Cold Colours - Cold Colours
Sleaszy Rider Records
Melodic Death / Goth Metal
9 songs (38' 36")
Release year: 2013
Sleaszy Rider Records
Reviewed by Andy

Minnesota group Cold Colours (yes, that's with the British spelling, despite the band's origin, as it is named after a Rotting Christ song) has released a few albums, mostly tending towards a melodeath sound. One always wonders why a band would like to make a self-titled album after a series of previous work -- to inaugurate a new era? Because they think this is the showpiece of their career? Or just at random? Either way, Cold Colours is OK as a melodeath album, but like several of their past albums, it still seems that the band is wandering in search of a sound.

The first track, Orifice, sounds pretty good for starters. It's an instrumental that start with jangling clean guitar that quickly turns into fast tremolo riffing, which made me think the band may have decided to go more in a black metal direction on this album. But the following track, Disgust, changes to melodeath with a two-guitar attack -- without a particularly strong melody. They keep switching out riffs and rhythms as if they're searching for a way to captivate the listener, and it seems hard for them to succeed in doing so; the musicianship is good enough, but the songwriting needs work. The next three tracks are slower and more plodding, especially This Devotion and Suffering God, the last of which has ringing picked lead which is rather interesting. It plays well to vocalist Brian Huebner's melodeath vocals, as does A Loss of Faith, which has a weak melody but better guitar riffs that help the tune out a lot (the tremolo picking at the beginning doesn't hurt either).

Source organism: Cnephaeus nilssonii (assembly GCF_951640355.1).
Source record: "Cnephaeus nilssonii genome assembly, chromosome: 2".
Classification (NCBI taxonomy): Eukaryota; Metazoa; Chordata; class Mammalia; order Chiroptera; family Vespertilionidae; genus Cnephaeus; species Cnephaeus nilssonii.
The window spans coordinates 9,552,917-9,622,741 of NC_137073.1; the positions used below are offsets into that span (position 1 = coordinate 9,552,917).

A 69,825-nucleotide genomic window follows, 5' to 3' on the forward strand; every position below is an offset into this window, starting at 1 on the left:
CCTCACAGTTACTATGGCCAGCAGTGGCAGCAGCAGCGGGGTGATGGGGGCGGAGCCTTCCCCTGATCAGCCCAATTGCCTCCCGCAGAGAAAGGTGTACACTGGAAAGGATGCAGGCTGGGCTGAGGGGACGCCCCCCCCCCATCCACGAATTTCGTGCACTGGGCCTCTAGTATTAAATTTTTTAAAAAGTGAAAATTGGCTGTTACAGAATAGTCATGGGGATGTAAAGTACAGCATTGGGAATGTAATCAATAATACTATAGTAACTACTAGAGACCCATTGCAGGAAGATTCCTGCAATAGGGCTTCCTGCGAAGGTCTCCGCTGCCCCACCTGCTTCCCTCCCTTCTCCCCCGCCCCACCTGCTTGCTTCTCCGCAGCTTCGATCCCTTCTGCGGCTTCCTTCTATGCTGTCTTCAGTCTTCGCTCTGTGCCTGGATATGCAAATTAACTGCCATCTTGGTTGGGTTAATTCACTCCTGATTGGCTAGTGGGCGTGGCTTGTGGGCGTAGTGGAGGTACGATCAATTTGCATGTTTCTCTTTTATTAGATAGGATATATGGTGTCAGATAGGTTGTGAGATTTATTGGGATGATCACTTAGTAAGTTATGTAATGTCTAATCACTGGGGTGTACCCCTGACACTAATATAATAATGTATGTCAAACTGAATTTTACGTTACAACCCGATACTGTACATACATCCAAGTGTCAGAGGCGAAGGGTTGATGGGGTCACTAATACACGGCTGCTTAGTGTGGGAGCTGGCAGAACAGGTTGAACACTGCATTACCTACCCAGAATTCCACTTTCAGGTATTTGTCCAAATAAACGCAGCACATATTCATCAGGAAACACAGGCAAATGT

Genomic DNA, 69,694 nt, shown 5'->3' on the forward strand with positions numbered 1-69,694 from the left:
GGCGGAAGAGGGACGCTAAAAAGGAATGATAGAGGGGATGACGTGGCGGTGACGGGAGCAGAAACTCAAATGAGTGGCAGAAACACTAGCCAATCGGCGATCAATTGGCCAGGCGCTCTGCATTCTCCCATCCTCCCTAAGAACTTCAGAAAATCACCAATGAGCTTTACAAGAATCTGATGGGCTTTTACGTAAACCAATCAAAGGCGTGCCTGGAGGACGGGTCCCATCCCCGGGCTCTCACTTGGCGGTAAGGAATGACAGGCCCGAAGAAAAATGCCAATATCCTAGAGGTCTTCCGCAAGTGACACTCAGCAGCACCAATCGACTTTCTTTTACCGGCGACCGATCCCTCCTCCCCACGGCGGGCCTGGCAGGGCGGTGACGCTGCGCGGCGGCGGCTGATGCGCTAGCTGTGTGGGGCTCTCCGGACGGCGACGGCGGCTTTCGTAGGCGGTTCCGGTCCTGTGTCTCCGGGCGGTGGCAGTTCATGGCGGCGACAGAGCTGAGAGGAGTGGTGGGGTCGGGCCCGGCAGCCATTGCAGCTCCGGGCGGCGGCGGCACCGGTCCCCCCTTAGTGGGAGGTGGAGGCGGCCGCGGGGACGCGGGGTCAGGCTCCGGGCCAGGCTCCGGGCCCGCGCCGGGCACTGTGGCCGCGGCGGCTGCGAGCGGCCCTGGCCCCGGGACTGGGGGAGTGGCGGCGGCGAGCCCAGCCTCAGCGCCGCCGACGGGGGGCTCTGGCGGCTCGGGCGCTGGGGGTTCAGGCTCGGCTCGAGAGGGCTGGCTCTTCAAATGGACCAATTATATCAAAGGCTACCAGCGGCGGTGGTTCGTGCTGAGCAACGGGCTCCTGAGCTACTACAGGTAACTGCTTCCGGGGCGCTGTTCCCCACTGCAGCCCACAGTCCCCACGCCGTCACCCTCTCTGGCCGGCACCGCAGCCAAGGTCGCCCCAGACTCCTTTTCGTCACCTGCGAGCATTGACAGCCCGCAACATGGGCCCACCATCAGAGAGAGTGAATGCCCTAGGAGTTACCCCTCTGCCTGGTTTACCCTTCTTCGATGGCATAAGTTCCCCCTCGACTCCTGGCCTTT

The main problem with this album is in its melodies, which are pretty unremarkable. Huebner's voice isn't enough to save them with either clean or harsh vocals, and his clean ones, unfortunately, are almost completely forgettable. Of Sand and Tears and Silent Speech, in particualr, are ridiculously dreary and boring considering how many great metal songs have been written that are slow crunchers with clean vocals. The final title track, a cover of the Rotting Christ song that started it all, doesn't approach the original, either -- not for lack of trying, but simply because set against overall more competent songwriters and musicians, Cold Colours can't help but fall short.

All in all, this is a mediocre album at best, without a lot of hideous failures but without much of a reason for its existence. If one's not a rabid fan of the band, their genre is filled with so many better bands that one can't even begin to count them all. Cold Colours isn't a step in the wrong direction, perhaps -- hard to say -- but it feels, like its tunes, that it may not really be a step in any direction.

Killing Songs :
A Loss of Faith is probably the best
Andy quoted 67 / 100
Other albums by Cold Colours that we have reviewed:
Cold Colours - MMXIV reviewed by Alex and quoted no quote
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